In London, today, carbon emissions are less than the Chinese citys target. Water use per person is less. There are 105 square meters of green space for each person. And London grew on its own, without central planning.
The danger of centralized government is that, while its easy for a government to do harm, its often difficult for it to accomplish much. Consider the ongoing scandal about the George Washington Bridge. It was easy for a government functionary to slow up traffic. One e-mail closed a lane, and presto. Governments power to block is limitless.
But, as David French wondered on National Review, what if the official had sent a note ordering that traffic flow more smoothly? He might have commissioned a study, or assembled a blue-ribbon panel. But the traffic tie-ups would have continued, month in and month out, while a nearly powerless government watched, building little and accomplishing nothing.
In this, government power is like the construction business. One man with a bulldozer can raze a 50-year-old home in one morning, but it takes a team of skilled craftsmen months to assemble a new dwelling on the same lot. Likewise ObamaCare: It takes almost no time to destroy the existing insurance system. Building a new one, as Barack Obama realized in November, is difficult.
The president had earlier made headlines with his 2012 comment that if youve got a business, you didnt build that. He purportedly meant that people hadnt built their businesses without help from others. But what he could have been talking about was cities, and the entire American governing structure.
The Constitution, as Franklin said, gave us a republic. We should be careful that centralized government doesnt take it away.
Cities allow people to focus on what they are good at.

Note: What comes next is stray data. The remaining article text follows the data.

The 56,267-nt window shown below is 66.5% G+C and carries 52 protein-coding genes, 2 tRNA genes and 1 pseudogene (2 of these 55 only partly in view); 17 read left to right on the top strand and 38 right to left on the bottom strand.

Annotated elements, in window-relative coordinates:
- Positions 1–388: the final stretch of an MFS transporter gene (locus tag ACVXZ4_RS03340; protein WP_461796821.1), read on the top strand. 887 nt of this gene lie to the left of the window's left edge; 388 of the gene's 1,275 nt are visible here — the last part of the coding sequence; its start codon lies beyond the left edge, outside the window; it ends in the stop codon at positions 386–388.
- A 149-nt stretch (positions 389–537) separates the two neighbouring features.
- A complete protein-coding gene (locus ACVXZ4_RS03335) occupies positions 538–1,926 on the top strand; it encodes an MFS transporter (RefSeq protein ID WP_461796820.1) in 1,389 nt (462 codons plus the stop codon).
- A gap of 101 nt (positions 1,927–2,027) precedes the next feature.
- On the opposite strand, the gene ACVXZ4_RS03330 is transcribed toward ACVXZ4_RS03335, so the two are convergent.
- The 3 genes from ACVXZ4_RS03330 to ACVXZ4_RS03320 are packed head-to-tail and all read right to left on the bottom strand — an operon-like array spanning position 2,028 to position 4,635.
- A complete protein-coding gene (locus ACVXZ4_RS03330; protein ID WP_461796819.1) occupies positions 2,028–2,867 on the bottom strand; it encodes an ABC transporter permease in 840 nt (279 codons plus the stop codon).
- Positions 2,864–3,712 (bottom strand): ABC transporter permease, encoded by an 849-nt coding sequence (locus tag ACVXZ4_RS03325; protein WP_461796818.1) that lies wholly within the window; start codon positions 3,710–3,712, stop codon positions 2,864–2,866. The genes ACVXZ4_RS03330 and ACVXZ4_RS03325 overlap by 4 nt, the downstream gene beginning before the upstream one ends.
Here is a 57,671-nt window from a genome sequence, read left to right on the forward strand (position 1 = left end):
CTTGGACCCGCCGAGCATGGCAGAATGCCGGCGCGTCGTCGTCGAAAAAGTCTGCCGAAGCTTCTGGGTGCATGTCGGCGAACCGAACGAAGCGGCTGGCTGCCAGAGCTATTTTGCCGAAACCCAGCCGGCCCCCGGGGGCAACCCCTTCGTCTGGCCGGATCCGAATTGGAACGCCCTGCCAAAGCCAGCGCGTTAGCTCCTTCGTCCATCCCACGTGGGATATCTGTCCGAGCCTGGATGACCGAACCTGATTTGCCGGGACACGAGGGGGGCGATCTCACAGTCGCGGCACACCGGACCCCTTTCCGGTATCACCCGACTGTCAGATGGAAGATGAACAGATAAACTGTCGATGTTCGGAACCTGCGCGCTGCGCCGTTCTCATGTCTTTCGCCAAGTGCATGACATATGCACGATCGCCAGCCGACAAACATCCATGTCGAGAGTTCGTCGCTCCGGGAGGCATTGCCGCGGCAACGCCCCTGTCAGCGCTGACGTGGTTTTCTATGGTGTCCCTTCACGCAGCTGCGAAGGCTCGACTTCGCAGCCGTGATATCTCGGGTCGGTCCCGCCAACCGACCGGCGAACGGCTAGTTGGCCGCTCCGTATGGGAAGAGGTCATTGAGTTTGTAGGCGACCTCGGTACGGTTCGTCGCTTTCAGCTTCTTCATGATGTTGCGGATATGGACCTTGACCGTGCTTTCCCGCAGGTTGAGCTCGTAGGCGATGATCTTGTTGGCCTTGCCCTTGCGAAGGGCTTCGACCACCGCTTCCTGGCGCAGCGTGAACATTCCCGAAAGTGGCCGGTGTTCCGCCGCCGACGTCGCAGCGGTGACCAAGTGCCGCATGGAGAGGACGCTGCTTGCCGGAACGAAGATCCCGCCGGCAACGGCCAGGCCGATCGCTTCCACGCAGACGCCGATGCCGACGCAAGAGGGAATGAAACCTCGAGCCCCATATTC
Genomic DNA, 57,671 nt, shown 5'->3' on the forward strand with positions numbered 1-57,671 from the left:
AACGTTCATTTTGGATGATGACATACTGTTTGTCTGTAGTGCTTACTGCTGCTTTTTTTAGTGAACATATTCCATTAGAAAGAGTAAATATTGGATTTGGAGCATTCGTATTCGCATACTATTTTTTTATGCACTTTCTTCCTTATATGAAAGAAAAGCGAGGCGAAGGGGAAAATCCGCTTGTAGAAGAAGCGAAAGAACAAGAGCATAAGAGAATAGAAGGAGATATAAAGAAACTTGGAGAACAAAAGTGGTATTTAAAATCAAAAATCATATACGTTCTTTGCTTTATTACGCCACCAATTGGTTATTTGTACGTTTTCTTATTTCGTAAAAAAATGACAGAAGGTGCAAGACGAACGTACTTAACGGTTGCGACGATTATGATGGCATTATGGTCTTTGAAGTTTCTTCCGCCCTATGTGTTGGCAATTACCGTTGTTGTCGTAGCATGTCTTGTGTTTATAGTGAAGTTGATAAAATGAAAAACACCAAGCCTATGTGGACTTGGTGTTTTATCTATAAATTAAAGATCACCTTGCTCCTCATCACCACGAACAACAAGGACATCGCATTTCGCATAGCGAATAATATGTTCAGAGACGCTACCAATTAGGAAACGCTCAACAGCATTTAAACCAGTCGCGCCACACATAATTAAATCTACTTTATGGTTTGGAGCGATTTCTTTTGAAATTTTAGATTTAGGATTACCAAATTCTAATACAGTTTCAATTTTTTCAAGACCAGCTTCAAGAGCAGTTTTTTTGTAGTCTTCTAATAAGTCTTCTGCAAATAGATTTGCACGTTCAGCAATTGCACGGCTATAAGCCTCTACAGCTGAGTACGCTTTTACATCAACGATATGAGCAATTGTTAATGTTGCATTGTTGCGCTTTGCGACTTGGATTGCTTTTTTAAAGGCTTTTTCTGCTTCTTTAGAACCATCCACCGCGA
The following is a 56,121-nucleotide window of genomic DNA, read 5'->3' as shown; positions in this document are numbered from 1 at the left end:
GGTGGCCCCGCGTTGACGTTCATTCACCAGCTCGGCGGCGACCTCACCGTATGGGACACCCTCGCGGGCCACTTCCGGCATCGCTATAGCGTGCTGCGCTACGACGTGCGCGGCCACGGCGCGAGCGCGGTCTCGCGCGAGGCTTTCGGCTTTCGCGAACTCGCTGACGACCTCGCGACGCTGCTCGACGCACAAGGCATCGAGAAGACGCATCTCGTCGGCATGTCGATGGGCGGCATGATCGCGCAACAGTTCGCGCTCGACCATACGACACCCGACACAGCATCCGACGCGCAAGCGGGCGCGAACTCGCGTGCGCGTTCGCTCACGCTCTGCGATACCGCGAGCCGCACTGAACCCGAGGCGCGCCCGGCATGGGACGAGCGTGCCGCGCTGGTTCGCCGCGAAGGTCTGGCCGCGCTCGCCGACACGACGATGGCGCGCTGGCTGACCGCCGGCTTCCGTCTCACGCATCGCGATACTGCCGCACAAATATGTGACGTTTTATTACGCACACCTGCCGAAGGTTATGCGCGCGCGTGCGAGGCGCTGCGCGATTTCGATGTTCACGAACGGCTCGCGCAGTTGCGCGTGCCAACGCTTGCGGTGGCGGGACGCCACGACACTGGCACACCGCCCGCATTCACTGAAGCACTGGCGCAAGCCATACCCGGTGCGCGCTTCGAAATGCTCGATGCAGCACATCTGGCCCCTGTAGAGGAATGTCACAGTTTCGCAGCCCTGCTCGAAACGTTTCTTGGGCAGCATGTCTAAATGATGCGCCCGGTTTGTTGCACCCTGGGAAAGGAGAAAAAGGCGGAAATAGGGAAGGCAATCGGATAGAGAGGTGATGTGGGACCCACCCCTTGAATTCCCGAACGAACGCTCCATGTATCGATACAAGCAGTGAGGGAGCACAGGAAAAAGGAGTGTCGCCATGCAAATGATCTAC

A potter can make superior bowls and jugs to anything a person unskilled in working with clay and kilns can make between trying to be a carpenter, a farmer a weaver, a shepherd, a doctor a plumber, a trapper, a hunter, a well digger, a stone mason, a blacksmith, a butcher, a baker and a candlestick maker...
I think you’ve better described “markets” than “cities”.
I got this same lecture from a person I respect not long ago, who referred me to “Cities and the Wealth of Nations” by Jane Jacobs, that seems to be accepted dogma in this field. I bought a copy but haven’t read the book yet.
I’m going to try to do so with an open mind, all the while firmly convinced that the pinnacle of human knowledge had not been reached in 1984, and has not yet.
Division of labor. Something cities facilitate by having enough customers to justify throwing pots all day every day for someone. Or getting really good at spinning yarn, or hewing iron.
Wait, now ... hewing iron?
Eisenhower (Iron Hewer) literally the beater of iron.
Hitler was trapped between the hammer of the “Iron Hewer” and the Stalin (Steel) anvil of Russia.
The bastard didn’t stand a chance...